Singaporean politics are definitely “Uniquely Singapore” with most elections a walk over for the ruling People’s Action Party (PAP), that has been in power since 1959, before Singapore’s independence. However, the 2011 election is starting to look very different with more opposition candidates than previous elections, contesting 82 out of the 87 seats. In fact, if it were not for some last minute delays from the opposition then all 87 seats would be contested. In the last election in 2006 only 47 out of 84 seats had opposition candidates. This means that many Singaporeans have never had their seat contested before and will now have to vote (it’s mandatory) for the first time in their life!
From a foreigner’s perspective this election is shaping up to be quite a bit more entertaining than the previous one. To be honest the last election was a forgone conclusion before voting even began. This time however, is different. Sure, the PAP will still win the election, but there could be a big shake up in the parliament with a number of opposition candidates likely to be voted in.
Singapore has an interesting concept of Group Representation Constituencies (GRC), which groups a series of candidates together (up to 6), often with a very strong candidate that people respect together with weaker candidates that are new or have no track record. This allows people with practically no support to walk into parliament on the coat tails of the strong candidate. The voting is counted by party, not for an individual. It also makes it much more difficult for the opposition to contest a GRC as they have to put so many good candidates into one place. It seems the opposition is taking a gamble on Aljuneed GRC this time, even moving the leader of the Worker’s Party (WP) from his safe seat of Hougang to the Aljuneed GRC.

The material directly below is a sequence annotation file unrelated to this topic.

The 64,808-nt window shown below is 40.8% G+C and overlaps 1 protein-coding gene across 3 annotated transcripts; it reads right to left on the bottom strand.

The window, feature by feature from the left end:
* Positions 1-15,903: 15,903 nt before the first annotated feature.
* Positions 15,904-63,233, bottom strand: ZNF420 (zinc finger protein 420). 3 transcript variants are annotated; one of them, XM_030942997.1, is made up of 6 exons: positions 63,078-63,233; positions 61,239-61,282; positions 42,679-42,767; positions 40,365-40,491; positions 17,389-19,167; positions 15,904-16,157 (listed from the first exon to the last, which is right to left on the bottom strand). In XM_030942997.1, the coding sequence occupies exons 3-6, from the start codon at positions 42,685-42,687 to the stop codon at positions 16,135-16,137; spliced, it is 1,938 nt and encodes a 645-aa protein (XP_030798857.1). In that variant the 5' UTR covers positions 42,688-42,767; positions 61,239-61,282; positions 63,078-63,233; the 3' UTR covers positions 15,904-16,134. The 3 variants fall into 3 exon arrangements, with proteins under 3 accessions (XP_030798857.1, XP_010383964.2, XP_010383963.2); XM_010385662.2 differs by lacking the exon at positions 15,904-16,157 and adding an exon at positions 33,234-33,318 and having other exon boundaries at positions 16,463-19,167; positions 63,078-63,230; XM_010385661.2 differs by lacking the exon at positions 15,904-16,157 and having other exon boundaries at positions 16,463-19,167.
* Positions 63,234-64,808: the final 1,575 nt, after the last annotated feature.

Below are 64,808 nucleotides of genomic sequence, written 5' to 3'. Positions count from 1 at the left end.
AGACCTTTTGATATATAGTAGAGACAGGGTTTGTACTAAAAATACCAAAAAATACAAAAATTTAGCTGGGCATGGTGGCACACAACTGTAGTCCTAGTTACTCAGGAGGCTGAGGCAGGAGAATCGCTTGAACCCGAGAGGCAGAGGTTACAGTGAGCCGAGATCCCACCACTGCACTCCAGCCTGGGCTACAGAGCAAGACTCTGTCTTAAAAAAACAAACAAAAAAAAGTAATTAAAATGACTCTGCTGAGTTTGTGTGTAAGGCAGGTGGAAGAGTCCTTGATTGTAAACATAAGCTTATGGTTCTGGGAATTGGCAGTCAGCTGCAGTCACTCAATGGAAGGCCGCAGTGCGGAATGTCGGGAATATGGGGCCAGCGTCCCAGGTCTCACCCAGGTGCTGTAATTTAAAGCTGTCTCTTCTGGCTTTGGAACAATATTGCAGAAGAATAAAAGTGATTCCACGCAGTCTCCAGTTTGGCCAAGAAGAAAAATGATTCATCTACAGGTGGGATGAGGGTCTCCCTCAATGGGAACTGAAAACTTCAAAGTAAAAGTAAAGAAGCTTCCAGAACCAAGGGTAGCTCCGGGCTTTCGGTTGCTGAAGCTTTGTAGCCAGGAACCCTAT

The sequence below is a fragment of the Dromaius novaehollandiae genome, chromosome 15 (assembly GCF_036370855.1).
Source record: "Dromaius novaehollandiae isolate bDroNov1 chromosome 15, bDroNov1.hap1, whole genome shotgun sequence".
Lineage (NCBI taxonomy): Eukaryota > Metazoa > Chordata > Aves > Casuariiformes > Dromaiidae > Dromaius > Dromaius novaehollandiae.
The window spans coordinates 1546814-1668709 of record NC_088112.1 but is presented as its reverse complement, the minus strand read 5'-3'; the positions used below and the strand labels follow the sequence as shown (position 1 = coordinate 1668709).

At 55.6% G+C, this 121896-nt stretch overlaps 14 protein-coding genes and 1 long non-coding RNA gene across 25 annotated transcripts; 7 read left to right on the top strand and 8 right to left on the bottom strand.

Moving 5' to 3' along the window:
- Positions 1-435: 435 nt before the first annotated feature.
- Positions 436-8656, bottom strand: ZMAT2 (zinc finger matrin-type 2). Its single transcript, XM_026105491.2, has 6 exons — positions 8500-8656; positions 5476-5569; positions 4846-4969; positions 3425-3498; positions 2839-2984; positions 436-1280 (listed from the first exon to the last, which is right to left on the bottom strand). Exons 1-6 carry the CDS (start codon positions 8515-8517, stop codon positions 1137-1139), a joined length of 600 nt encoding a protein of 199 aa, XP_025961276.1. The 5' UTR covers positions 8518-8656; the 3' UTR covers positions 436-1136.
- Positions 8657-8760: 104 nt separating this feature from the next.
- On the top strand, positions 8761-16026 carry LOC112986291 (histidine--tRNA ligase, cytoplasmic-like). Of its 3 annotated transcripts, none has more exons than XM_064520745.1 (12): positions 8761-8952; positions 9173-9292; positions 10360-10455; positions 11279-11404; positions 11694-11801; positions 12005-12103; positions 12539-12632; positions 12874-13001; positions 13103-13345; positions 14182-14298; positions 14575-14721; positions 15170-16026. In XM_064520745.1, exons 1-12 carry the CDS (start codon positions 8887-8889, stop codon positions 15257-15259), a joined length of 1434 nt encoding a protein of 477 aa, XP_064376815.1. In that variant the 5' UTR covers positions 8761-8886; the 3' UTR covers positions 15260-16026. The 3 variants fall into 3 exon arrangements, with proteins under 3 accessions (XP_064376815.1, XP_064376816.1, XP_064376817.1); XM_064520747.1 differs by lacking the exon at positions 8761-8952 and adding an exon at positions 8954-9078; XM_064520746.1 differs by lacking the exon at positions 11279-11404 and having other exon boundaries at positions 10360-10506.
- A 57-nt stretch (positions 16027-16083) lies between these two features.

Based on what I’ve been reading online and from talking to Singaporean friends the general consensus is that they would like the opposition to win an GRC so that the government gets a strong message with the level of dissatisfaction of their recent performance, and that there are more opposition representatives in parliament to provide checks and balances to the ruling party.
If you were to take an opinion poll from the online community you would think that the opposition parties are about to sweep to power in Singapore and bring massive reforms. However, the reality is much more benign. There are still many PAP supporters, especially from the older generation, who believe in the party that has provided a solid set of policies to develop Singapore to the modern, safe, finance and manufacturing centre that it is today. Then there are the apathetic people who after so many walk over elections couldn’t care less about politics and will just vote the same party back into power so that they don’t have to worry about change.
What’s the difference this time that is making this election more interesting then you ask? It’s that the PAP seems to have lost its way. The politicians seem more arrogant than ever, appearing elite and out of touch with the average Singaporean. There is anger over the increasing cost of living in Singapore, the large number of “foreign talent” being brought into Singapore to help with the poor reproduction rate and to keep wages lower, and the lack of transparency of the government.
Another factor is the Internet and the government’s inability to control the dissemination of information as per with its total control of TV, newspapers, and radio. This means that the traditional media has had to open up its coverage of the opposition candidates and their policies to keep the public interested. Otherwise more and more Singaporeans will simply log on to the Internet and get uncensored information.
All in all I’m looking forward to this election and the slow, but sure change in Singapore’s political environment.